Changes made to the Crimes Act and the new Bail Act, Sentencing Act and Parole Act all contribute to ensuring that perpetrators of violence are held accountable. The Victims Rights Act also strengthens the position of the victim in the system.

The Ministry of Justice has been monitoring the working of the Domestic Violence Act since it came into force in 1995. It has concluded that the underlying policy of the Act is sound, it is well supported by stakeholders and only minor amendments are necessary. The Ministry of Justice is currently undertaking a project that will improve the operation of the Act through identified amendments.

There is an important and ongoing need, however, to make improvements in the areas of early intervention, crime prevention and policing to turn around crime.

As a society we need to do more to prevent crime rather than just responding after the event. That is the focus of the Government’s Crime Reduction Strategy. Services and supports must be in place to reduce the risk factors and increase the protective factors relating to the development of offending behaviour.

We have to make crimes harder to commit, increase the risk of offenders being caught and decrease the rewards of committing crime.

A key objective of Family Safety Teams is to reduce the likelihood of repeat violence as well as respond to incidents of violence. The goal is to raise awareness that family violence is a crime, improve current responses to family violence and take a proactive approach to prevent further occurrences of violence.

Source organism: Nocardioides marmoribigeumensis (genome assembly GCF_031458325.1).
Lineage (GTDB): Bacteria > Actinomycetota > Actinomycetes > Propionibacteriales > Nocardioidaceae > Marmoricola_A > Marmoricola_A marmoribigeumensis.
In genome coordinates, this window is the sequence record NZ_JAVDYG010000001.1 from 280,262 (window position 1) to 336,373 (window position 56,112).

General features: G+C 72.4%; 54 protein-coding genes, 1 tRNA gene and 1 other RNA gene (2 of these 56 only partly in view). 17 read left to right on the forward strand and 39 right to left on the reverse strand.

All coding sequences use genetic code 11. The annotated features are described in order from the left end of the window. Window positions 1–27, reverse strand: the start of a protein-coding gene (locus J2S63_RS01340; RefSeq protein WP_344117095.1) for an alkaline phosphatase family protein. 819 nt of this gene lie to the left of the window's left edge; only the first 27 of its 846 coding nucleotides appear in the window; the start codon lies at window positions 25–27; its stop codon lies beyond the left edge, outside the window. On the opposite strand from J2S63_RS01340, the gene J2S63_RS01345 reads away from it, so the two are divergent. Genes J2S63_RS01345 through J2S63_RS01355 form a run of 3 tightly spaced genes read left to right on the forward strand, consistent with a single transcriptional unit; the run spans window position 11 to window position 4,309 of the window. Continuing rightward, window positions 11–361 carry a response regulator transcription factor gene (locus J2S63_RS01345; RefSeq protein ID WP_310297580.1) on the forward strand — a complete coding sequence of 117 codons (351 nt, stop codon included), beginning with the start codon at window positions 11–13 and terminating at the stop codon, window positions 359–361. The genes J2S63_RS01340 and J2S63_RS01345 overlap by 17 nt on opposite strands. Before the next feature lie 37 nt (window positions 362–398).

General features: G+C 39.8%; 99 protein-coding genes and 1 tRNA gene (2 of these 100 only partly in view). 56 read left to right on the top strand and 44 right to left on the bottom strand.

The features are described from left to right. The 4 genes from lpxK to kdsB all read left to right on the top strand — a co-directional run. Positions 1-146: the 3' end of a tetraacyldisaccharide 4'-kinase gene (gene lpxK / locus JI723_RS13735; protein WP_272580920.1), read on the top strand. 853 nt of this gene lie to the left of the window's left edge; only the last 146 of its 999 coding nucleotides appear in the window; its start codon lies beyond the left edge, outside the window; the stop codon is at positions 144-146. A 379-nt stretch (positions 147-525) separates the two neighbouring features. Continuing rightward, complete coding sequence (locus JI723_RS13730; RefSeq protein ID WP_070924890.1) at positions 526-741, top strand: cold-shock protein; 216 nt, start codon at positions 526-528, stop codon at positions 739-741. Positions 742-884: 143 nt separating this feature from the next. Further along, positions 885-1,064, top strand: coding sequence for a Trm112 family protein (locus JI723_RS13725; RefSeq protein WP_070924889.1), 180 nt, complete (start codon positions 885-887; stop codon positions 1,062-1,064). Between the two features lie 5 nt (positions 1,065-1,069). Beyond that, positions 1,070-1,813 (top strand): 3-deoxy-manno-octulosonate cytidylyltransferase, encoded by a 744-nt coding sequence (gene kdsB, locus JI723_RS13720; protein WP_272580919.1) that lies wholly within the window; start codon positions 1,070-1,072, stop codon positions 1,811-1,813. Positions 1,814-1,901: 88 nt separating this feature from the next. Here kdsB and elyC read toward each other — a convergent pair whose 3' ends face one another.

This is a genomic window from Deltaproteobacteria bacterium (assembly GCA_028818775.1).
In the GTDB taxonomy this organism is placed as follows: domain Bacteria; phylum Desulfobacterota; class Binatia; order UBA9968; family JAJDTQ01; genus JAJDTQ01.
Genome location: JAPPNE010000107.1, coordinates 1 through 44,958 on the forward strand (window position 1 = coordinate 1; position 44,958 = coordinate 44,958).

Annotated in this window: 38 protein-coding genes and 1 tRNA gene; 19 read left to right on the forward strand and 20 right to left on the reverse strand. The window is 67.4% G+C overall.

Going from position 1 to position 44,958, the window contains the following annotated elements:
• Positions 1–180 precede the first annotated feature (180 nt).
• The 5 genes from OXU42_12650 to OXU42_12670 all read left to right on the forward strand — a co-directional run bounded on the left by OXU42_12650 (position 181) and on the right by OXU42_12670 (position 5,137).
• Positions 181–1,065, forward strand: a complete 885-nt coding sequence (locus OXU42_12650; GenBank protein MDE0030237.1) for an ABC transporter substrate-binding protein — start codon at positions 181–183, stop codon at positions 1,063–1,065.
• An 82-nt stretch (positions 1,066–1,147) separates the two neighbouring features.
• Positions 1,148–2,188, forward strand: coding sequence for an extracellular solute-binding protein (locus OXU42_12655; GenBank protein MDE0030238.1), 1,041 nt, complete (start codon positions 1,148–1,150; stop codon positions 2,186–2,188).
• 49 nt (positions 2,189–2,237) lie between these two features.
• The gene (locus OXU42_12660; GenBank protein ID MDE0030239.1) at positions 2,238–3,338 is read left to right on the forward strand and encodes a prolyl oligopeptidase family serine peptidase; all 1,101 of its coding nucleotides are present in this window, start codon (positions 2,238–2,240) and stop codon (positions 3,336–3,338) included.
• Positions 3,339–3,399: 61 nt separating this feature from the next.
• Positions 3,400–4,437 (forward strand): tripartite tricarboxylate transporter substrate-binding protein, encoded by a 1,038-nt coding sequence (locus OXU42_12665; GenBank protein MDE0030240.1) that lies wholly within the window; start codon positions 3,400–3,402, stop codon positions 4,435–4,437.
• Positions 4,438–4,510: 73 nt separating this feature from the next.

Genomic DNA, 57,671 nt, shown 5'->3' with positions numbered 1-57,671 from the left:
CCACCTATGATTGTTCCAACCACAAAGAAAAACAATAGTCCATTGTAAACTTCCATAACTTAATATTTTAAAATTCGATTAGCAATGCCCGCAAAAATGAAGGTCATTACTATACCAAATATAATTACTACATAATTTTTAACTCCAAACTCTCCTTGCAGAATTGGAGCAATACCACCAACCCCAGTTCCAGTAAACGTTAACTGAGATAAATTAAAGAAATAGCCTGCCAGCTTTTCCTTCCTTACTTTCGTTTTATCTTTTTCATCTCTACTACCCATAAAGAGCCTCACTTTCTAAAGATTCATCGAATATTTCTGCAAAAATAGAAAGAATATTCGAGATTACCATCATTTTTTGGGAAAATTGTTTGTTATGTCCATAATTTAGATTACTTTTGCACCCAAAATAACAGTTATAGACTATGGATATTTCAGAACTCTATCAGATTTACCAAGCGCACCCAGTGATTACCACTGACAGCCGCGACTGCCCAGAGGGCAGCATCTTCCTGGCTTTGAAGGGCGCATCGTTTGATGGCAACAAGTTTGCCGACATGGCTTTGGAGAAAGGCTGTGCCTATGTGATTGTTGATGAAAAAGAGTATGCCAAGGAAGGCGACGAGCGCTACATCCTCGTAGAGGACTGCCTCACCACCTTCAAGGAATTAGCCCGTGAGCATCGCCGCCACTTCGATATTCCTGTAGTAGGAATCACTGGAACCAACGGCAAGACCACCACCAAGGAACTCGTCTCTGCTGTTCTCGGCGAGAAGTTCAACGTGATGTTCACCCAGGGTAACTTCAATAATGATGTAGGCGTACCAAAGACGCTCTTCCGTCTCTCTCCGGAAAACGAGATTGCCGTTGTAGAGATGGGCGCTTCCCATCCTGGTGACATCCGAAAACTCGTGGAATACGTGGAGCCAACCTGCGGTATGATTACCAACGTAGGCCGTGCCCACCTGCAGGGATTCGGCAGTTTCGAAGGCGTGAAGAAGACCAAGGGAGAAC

In the pilot phase, $14.9 million has been invested in Family Safety Teams to help achieve these outcomes. The Family Safety Team pilot addresses the fragmented and narrow nature of the past response to family violence across government and non-government sectors.

It is based on the principle of partnership between the government agencies and NGOs, and between the family violence and child protection sectors.

The Family Safety Team concept relies on your expertise in family violence and child protection and exchanging that knowledge between team members.

Much work of course is currently being undertaken in local communities to address family violence. Your work will build on rather than replace existing initiatives.